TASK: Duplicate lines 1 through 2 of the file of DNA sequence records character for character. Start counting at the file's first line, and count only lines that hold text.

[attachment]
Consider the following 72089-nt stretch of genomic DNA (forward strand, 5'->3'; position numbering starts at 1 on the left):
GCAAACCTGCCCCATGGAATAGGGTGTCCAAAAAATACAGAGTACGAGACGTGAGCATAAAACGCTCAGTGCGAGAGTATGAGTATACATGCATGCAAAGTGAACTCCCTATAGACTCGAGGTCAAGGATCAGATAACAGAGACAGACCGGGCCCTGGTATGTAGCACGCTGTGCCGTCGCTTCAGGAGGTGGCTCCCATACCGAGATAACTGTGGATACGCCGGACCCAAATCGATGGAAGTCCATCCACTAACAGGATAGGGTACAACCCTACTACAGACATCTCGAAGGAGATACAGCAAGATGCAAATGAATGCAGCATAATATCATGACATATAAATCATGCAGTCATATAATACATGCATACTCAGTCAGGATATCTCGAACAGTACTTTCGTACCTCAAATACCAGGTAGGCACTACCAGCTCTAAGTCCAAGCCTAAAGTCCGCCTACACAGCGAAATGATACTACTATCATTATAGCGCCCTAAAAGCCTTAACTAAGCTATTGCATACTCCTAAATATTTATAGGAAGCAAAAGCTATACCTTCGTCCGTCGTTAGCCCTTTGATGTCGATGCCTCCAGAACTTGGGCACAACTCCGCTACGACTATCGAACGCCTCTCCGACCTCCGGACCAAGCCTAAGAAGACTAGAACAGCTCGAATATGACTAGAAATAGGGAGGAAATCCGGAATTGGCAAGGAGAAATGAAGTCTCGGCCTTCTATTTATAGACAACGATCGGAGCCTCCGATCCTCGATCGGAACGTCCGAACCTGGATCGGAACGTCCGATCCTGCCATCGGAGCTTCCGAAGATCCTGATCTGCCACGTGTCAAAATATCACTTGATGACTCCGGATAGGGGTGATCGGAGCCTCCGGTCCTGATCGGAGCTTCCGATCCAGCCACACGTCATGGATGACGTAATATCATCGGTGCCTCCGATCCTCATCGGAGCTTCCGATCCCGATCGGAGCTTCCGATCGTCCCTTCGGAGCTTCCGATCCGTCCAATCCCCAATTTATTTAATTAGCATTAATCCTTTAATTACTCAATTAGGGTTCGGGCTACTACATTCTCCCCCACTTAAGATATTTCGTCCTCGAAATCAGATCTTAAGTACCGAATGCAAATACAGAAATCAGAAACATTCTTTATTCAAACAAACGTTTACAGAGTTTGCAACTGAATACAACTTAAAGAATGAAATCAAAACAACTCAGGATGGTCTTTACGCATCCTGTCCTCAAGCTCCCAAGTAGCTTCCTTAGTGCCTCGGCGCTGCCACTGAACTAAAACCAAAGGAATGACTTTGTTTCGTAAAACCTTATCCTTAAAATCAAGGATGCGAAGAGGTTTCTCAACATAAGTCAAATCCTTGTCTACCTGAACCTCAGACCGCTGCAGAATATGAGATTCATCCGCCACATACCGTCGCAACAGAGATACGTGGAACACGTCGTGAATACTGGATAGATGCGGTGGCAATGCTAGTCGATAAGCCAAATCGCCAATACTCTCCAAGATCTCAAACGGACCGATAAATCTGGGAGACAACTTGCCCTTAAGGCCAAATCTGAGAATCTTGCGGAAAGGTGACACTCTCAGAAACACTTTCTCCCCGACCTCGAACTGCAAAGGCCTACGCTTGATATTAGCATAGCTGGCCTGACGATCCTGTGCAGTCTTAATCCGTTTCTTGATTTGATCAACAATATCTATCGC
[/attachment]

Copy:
Consider the following 72089-nt stretch of genomic DNA (forward strand, 5'->3'; position numbering starts at 1 on the left):
GCAAACCTGCCCCATGGAATAGGGTGTCCAAAAAATACAGAGTACGAGACGTGAGCATAAAACGCTCAGTGCGAGAGTATGAGTATACATGCATGCAAAGTGAACTCCCTATAGACTCGAGGTCAAGGATCAGATAACAGAGACAGACCGGGCCCTGGTATGTAGCACGCTGTGCCGTCGCTTCAGGAGGTGGCTCCCATACCGAGATAACTGTGGATACGCCGGACCCAAATCGATGGAAGTCCATCCACTAACAGGATAGGGTACAACCCTACTACAGACATCTCGAAGGAGATACAGCAAGATGCAAATGAATGCAGCATAATATCATGACATATAAATCATGCAGTCATATAATACATGCATACTCAGTCAGGATATCTCGAACAGTACTTTCGTACCTCAAATACCAGGTAGGCACTACCAGCTCTAAGTCCAAGCCTAAAGTCCGCCTACACAGCGAAATGATACTACTATCATTATAGCGCCCTAAAAGCCTTAACTAAGCTATTGCATACTCCTAAATATTTATAGGAAGCAAAAGCTATACCTTCGTCCGTCGTTAGCCCTTTGATGTCGATGCCTCCAGAACTTGGGCACAACTCCGCTACGACTATCGAACGCCTCTCCGACCTCCGGACCAAGCCTAAGAAGACTAGAACAGCTCGAATATGACTAGAAATAGGGAGGAAATCCGGAATTGGCAAGGAGAAATGAAGTCTCGGCCTTCTATTTATAGACAACGATCGGAGCCTCCGATCCTCGATCGGAACGTCCGAACCTGGATCGGAACGTCCGATCCTGCCATCGGAGCTTCCGAAGATCCTGATCTGCCACGTGTCAAAATATCACTTGATGACTCCGGATAGGGGTGATCGGAGCCTCCGGTCCTGATCGGAGCTTCCGATCCAGCCACACGTCATGGATGACGTAATATCATCGGTGCCTCCGATCCTCATCGGAGCTTCCGATCCCGATCGGAGCTTCCGATCGTCCCTTCGGAGCTTCCGATCCGTCCAATCCCCAATTTATTTAATTAGCATTAATCCTTTAATTACTCAATTAGGGTTCGGGCTACTACATTCTCCCCCACTTAAGATATTTCGTCCTCGAAATCAGATCTTAAGTACCGAATGCAAATACAGAAATCAGAAACATTCTTTATTCAAACAAACGTTTACAGAGTTTGCAACTGAATACAACTTAAAGAATGAAATCAAAACAACTCAGGATGGTCTTTACGCATCCTGTCCTCAAGCTCCCAAGTAGCTTCCTTAGTGCCTCGGCGCTGCCACTGAACTAAAACCAAAGGAATGACTTTGTTTCGTAAAACCTTATCCTTAAAATCAAGGATGCGAAGAGGTTTCTCAACATAAGTCAAATCCTTGTCTACCTGAACCTCAGACCGCTGCAGAATATGAGATTCATCCGCCACATACCGTCGCAACAGAGATACGTGGAACACGTCGTGAATACTGGATAGATGCGGTGGCAATGCTAGTCGATAAGCCAAATCGCCAATACTCTCCAAGATCTCAAACGGACCGATAAATCTGGGAGACAACTTGCCCTTAAGGCCAAATCTGAGAATCTTGCGGAAAGGTGACACTCTCAGAAACACTTTCTCCCCGACCTCGAACTGCAAAGGCCTACGCTTGATATTAGCATAGCTGGCCTGACGATCCTGTGCAGTCTTAATCCGTTTCTTGATTTGATCAACAATATCTATCGC